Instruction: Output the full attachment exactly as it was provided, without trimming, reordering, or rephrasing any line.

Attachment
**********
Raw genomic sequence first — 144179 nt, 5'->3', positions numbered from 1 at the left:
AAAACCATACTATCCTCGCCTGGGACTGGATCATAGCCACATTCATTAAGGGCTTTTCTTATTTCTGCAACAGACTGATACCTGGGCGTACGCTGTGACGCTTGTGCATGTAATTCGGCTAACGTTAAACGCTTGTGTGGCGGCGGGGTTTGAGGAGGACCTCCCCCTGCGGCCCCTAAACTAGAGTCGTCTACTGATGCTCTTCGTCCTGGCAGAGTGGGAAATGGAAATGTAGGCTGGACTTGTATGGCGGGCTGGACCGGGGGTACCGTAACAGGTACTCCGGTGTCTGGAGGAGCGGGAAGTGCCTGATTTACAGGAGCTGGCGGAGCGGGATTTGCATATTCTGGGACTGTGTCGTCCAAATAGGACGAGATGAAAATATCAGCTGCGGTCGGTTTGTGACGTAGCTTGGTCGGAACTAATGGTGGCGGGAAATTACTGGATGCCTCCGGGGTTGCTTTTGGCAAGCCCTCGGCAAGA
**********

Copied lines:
Raw genomic sequence first — 144179 nt, 5'->3', positions numbered from 1 at the left:
AAAACCATACTATCCTCGCCTGGGACTGGATCATAGCCACATTCATTAAGGGCTTTTCTTATTTCTGCAACAGACTGATACCTGGGCGTACGCTGTGACGCTTGTGCATGTAATTCGGCTAACGTTAAACGCTTGTGTGGCGGCGGGGTTTGAGGAGGACCTCCCCCTGCGGCCCCTAAACTAGAGTCGTCTACTGATGCTCTTCGTCCTGGCAGAGTGGGAAATGGAAATGTAGGCTGGACTTGTATGGCGGGCTGGACCGGGGGTACCGTAACAGGTACTCCGGTGTCTGGAGGAGCGGGAAGTGCCTGATTTACAGGAGCTGGCGGAGCGGGATTTGCATATTCTGGGACTGTGTCGTCCAAATAGGACGAGATGAAAATATCAGCTGCGGTCGGTTTGTGACGTAGCTTGGTCGGAACTAATGGTGGCGGGAAATTACTGGATGCCTCCGGGGTTGCTTTTGGCAAGCCCTCGGCAAGA